Houston Rejects Special LGBT Privileges By Huge Margin

Houston Rejects Special LGBT Privileges By Huge Margin

How did the Texas city that elected a lesbian mayor for three consecutive terms become the most bigoted city in America?

One local Houston election item from yesterday received national attention, the Houston Equal Rights Ordinance, or HERO to its supporters. Early results with more than two-thirds of precincts in showed it losing, 62 to 38 percent, despite having passed the City Council 11-6.

HERO did not grant any rights. It added an avenue of recourse for discrimination. Anyone in a protected class who thinks they are being discriminated against can sue in federal court. HERO added an option to complain to the City of Houston. File a complaint and someone would investigate, like calling about pot holes. This was supposed to be more effective than a suit, though goodness knows Houston officials haven’t done a great job responding to pothole complaints.

When HERO passed City Council in May 2014, many Houstonians worried it would be another selectively enforced regulation. Again, using the pothole comparison, neighborhoods in preferred parts of town get street repair, while streets in other areas drive like you are on the moon. (This is Houston. We like lunar analogies.) Similarly, we worried that if you ran a not-preferred business, HERO might cause you to find your business subject to discrimination investigations and fines. Particularly easy would be sting operations, such as transgender males claiming discrimination if an establishment did not allow them to use women’s restrooms.

The ordinance originally contained specific language about this scenario, but that was dropped to assure the City Council would pass it. Still, the bathroom example was particularly vivid and believable with all the national news and sensational stories concerning gender issues.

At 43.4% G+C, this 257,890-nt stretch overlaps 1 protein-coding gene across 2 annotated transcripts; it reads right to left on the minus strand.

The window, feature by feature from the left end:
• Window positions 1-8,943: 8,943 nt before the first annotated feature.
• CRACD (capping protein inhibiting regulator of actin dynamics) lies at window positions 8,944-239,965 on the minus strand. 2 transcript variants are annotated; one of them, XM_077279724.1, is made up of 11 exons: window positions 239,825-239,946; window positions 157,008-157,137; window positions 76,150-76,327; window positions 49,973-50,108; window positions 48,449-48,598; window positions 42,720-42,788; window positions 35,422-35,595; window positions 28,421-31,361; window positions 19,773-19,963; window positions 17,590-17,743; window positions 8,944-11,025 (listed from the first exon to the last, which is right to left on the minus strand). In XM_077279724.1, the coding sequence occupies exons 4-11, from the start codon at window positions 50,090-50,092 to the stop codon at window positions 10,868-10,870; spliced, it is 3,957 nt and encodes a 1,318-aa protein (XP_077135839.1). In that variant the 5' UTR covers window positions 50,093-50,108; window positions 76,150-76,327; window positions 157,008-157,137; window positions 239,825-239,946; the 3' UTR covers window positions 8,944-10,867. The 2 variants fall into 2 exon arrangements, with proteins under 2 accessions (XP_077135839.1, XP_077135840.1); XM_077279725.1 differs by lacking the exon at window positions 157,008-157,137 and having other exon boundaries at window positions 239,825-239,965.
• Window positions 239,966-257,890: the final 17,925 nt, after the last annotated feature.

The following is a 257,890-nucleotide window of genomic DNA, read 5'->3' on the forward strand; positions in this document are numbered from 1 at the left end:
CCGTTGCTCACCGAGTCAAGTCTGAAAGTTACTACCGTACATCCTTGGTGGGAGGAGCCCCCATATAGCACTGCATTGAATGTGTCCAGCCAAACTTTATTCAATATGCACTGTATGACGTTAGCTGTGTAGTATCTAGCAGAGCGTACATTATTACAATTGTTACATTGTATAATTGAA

Let’s Up My National Profile

The media went with HERO. It made for good press. Facing term limits, Mayor Annise Parker wanted it as a resume builder for LGTB support. Wendy Davis was floundering then in her campaign for governor, and Parker probably wanted to fill that role as the Democrats’ up and coming It woman. The example suited her. She had even tweeted her assurances to “my trans sisters/brothers” when she dropped the language singling them out about bathroom privileges. HERO became the bathroom ordinance.

Facing term limits, Mayor Annise Parker wanted HERO as a resume builder for LGTB support.

It all blew up with the petition.

Parker knew the ordinance would not likely pass a city referendum. Houstonians do not like regulations. We are the only major U.S. city without zoning, a fact which makes us notorious to city planners everywhere else but makes complete sense to us. This is why she ran HERO through the City Council in the first place. (Think of Congress passing Obamacare.) The only way to protect her ordinance was to keep it off the ballot.